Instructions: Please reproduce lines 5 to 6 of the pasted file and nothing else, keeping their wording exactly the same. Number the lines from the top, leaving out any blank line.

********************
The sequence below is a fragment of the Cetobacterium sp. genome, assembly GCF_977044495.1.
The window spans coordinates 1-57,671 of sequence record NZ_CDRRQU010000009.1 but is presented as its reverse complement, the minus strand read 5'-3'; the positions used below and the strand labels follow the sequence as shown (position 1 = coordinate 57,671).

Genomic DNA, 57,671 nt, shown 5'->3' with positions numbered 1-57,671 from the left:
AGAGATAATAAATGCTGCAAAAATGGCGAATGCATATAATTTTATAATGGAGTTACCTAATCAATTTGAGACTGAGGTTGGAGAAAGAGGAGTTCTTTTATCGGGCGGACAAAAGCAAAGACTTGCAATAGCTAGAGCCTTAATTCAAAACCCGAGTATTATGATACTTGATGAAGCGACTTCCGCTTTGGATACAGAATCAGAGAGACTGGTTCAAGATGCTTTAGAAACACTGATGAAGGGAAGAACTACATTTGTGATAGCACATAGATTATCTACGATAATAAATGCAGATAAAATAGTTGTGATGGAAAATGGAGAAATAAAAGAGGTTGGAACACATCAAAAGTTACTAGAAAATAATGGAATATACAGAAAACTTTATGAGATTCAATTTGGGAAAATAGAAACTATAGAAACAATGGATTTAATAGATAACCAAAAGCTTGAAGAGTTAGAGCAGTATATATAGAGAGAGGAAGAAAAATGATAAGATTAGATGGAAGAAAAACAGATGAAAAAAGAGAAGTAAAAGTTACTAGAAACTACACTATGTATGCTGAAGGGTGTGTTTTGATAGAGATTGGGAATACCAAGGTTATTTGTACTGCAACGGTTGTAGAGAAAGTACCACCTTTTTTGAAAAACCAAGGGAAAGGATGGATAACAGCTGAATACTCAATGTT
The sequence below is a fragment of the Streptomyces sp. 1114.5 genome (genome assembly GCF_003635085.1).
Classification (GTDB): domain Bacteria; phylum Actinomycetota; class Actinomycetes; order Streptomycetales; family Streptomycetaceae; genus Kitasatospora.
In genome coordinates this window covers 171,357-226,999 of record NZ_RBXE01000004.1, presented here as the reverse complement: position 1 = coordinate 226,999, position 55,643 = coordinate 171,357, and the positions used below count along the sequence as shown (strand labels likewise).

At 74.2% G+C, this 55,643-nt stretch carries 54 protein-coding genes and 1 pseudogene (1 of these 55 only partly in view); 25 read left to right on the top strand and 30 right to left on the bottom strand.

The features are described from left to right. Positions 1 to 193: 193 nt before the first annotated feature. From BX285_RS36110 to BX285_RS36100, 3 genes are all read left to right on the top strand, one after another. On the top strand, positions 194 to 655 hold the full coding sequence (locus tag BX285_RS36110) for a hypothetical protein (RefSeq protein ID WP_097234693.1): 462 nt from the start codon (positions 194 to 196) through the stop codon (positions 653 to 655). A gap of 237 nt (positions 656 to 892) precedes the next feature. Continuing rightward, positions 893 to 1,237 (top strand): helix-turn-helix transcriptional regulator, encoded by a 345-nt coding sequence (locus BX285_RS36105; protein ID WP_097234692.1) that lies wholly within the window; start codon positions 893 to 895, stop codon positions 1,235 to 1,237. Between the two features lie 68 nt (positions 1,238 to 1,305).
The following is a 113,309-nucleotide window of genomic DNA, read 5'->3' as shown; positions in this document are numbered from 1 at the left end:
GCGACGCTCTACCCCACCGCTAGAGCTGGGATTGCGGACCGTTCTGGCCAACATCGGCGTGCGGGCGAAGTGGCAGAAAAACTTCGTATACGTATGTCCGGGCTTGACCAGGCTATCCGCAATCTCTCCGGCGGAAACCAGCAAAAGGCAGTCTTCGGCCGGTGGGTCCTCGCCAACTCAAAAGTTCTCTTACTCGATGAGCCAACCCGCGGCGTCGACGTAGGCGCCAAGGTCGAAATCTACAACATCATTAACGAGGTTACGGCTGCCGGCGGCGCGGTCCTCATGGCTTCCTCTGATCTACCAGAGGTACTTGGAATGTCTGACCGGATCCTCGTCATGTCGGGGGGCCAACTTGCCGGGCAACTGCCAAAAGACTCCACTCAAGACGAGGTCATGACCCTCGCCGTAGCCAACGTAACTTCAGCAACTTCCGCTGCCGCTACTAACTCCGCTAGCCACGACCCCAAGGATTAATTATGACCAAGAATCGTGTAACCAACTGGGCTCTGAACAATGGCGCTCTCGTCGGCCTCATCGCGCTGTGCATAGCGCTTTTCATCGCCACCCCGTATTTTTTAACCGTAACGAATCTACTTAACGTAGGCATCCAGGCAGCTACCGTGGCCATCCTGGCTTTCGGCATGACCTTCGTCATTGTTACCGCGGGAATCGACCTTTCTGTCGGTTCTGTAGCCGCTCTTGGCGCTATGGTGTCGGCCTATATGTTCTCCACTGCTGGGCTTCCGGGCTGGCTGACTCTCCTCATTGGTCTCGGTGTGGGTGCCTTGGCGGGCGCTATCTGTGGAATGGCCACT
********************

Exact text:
The sequence below is a fragment of the Streptomyces sp. 1114.5 genome (genome assembly GCF_003635085.1).
Classification (GTDB): domain Bacteria; phylum Actinomycetota; class Actinomycetes; order Streptomycetales; family Streptomycetaceae; genus Kitasatospora.